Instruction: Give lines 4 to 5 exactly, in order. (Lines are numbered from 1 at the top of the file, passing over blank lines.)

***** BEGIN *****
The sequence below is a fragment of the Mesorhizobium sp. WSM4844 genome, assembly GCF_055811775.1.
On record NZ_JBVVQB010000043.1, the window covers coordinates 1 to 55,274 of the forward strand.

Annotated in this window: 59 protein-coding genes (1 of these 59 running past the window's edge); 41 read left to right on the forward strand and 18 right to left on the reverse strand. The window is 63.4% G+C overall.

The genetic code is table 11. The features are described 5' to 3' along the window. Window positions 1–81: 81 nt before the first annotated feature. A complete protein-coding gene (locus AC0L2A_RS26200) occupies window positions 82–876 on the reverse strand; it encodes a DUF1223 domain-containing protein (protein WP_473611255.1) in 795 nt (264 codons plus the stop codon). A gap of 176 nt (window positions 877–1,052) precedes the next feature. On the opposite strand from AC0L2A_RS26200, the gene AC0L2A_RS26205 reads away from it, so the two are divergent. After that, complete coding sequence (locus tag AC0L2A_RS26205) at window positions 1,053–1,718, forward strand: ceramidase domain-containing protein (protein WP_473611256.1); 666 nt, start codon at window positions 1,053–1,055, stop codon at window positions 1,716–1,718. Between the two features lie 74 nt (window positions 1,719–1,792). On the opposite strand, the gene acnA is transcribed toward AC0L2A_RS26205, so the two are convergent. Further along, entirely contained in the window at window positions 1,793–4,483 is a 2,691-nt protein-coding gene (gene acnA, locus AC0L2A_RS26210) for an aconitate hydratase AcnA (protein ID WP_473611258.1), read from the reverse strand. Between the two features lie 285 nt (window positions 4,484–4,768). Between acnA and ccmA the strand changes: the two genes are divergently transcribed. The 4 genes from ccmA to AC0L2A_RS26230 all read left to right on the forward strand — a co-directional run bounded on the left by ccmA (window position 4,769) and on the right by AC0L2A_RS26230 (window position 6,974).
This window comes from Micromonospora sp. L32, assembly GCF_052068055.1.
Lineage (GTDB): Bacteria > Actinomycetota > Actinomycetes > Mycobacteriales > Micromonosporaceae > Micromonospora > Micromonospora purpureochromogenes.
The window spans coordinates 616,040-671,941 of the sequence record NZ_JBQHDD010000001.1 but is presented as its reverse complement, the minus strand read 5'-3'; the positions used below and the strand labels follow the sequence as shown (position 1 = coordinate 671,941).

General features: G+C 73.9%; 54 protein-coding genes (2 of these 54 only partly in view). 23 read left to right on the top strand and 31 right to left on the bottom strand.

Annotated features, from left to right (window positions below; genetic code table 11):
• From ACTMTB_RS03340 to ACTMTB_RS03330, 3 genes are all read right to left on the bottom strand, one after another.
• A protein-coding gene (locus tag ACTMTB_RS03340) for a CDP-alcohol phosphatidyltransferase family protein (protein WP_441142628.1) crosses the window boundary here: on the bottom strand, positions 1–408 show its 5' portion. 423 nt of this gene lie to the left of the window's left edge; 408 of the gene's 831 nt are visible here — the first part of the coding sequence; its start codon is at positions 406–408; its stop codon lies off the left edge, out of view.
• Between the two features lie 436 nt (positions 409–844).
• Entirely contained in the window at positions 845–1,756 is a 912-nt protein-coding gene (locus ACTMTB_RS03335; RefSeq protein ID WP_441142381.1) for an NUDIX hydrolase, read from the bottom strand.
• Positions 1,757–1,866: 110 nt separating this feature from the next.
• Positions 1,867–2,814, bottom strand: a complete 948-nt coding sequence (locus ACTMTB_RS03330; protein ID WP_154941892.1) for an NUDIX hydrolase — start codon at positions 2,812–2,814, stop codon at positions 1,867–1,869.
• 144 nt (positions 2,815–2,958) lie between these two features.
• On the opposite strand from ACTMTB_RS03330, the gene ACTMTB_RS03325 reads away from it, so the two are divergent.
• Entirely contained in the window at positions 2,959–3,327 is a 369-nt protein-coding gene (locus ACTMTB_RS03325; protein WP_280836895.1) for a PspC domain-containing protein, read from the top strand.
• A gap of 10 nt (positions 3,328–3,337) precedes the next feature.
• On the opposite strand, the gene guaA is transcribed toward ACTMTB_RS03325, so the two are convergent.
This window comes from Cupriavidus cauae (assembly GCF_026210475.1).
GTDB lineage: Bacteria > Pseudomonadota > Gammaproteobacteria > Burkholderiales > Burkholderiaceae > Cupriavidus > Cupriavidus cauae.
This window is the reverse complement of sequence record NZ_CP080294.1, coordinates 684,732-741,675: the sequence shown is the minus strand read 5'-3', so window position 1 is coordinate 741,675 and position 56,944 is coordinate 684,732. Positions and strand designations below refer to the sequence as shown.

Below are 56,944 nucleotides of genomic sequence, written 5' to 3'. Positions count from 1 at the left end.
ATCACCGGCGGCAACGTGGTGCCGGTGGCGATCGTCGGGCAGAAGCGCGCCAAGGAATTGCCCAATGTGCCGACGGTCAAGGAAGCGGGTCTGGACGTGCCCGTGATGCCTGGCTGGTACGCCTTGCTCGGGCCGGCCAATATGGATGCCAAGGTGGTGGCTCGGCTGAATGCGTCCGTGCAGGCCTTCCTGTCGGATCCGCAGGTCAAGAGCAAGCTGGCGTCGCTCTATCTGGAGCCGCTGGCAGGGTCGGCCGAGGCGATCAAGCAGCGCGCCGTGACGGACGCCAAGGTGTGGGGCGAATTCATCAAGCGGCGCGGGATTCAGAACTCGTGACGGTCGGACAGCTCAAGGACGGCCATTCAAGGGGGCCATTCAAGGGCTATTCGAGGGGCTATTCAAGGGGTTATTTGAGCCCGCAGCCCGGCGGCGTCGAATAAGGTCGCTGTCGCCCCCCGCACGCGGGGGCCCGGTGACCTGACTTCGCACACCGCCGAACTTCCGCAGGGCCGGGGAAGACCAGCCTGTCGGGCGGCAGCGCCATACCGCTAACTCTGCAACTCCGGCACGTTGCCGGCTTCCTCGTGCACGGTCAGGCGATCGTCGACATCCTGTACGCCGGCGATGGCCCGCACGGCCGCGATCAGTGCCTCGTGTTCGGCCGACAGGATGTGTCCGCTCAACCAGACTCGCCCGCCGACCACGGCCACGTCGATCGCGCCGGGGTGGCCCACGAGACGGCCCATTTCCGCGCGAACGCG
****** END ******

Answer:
The genetic code is table 11. The features are described 5' to 3' along the window. Window positions 1–81: 81 nt before the first annotated feature. A complete protein-coding gene (locus AC0L2A_RS26200) occupies window positions 82–876 on the reverse strand; it encodes a DUF1223 domain-containing protein (protein WP_473611255.1) in 795 nt (264 codons plus the stop codon). A gap of 176 nt (window positions 877–1,052) precedes the next feature. On the opposite strand from AC0L2A_RS26200, the gene AC0L2A_RS26205 reads away from it, so the two are divergent. After that, complete coding sequence (locus tag AC0L2A_RS26205) at window positions 1,053–1,718, forward strand: ceramidase domain-containing protein (protein WP_473611256.1); 666 nt, start codon at window positions 1,053–1,055, stop codon at window positions 1,716–1,718. Between the two features lie 74 nt (window positions 1,719–1,792). On the opposite strand, the gene acnA is transcribed toward AC0L2A_RS26205, so the two are convergent. Further along, entirely contained in the window at window positions 1,793–4,483 is a 2,691-nt protein-coding gene (gene acnA, locus AC0L2A_RS26210) for an aconitate hydratase AcnA (protein ID WP_473611258.1), read from the reverse strand. Between the two features lie 285 nt (window positions 4,484–4,768). Between acnA and ccmA the strand changes: the two genes are divergently transcribed. The 4 genes from ccmA to AC0L2A_RS26230 all read left to right on the forward strand — a co-directional run bounded on the left by ccmA (window position 4,769) and on the right by AC0L2A_RS26230 (window position 6,974).
This window comes from Micromonospora sp. L32, assembly GCF_052068055.1.